French multinational IT services company Atos plans to split in two, just as IBM spun off its legacy-focused managed infrastructure services business to form Kyndryl in November 2021.
It is a gesture of Ave Maria for Atos. CEO Rodolphe Belmer, who was appointed on January 1, 2022 to lead the company through the latest in a series of transformations, has appointed two deputy CEOs to lead the two new businesses and has stepped down, effective by end of September. .
Clients will hardly have gotten used to the latest upheaval, in February, which saw Atos reorganize its business into three business lines. The most important of the three lines, the “technological foundations”, regroups what Atos calls its “mature” activities: data centers and hosting; the digital workplace; unified communication and collaboration; and business process outsourcing. This business line accounted for just over half of Atos’ revenue in 2021. The other two business lines are “digital”, which includes digital transformation and decarbonization services, and “the big data and security,” which focuses on research-intensive activities in cybersecurity, high-performance and edge computing, and mission-critical systems.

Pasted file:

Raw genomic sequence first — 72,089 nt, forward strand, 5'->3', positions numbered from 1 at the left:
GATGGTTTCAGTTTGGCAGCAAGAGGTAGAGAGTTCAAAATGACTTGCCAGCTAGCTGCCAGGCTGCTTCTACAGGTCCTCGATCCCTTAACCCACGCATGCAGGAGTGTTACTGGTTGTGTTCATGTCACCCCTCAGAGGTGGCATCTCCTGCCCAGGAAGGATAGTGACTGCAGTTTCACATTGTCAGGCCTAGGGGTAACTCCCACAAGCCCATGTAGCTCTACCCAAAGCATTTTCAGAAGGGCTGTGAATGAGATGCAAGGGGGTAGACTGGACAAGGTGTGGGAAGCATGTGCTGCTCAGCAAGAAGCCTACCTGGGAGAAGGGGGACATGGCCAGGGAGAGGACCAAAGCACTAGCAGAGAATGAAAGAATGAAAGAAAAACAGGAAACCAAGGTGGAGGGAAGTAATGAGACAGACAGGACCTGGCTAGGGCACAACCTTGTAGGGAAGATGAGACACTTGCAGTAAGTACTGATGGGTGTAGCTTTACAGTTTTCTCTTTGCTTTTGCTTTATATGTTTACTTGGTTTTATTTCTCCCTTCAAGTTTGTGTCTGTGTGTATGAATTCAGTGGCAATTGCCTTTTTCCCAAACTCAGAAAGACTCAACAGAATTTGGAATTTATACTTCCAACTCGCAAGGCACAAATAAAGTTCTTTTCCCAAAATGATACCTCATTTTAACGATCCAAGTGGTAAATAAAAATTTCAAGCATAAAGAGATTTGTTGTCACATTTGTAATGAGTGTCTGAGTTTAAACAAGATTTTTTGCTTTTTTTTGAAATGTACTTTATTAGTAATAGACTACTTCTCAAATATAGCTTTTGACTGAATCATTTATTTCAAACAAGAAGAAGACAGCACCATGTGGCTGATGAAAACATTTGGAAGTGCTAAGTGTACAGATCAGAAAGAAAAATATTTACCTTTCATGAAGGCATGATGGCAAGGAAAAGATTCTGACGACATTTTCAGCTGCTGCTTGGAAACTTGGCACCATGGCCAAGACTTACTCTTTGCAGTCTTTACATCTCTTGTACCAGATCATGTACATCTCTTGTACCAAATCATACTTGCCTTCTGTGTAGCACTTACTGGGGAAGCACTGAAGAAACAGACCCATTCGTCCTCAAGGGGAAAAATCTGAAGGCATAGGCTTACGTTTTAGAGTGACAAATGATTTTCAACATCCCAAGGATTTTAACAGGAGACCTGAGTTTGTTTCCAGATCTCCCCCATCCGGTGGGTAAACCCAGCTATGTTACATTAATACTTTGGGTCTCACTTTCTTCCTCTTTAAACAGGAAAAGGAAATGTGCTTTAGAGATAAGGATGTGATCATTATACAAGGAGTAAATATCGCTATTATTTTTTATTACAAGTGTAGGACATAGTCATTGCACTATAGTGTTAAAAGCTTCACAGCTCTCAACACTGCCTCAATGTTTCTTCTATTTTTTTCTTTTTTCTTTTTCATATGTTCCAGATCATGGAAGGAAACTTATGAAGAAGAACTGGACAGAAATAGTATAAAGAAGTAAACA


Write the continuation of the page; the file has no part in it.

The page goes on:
Atos and its customers, including hotel chain Accor, electronics supplier RS Components and telecom operator Telefonica, could learn from how IBM handled its spin-off Kyndryl, as there are similarities between the two. . Like IBM, Atos has a supercomputing business, operates its own data centers and offers IT software, consulting and services, albeit on a smaller scale. Atos has around a third of the workforce of IBM, which before the split that gave birth to Kyndryl employed 350,000 people. IBM still has 282,000 employees, operating in 171 countries, while Atos employs 111,000, providing IT services in 71 countries. These staff are also less productive: while IBM reported revenue of $57 billion in 2021 (or $200,000 per head), Atos revenue was only $12 billion. dollars ($108,000 per head).
IBM was still largely profitable when it was spun off, having made $5.7 billion in net income in 2021, and saw the move as a way to free its fast-growing cloud business from growing legacy and maintenance businesses. slower. Atos, however, is in much worse shape: it lost around $3 billion in 2021, and its legacy (or “mature”) businesses aren’t just growing slowly, they’re actually shrinking: the Technology Foundations shrank in size by about 12% last year and had a negative operating margin.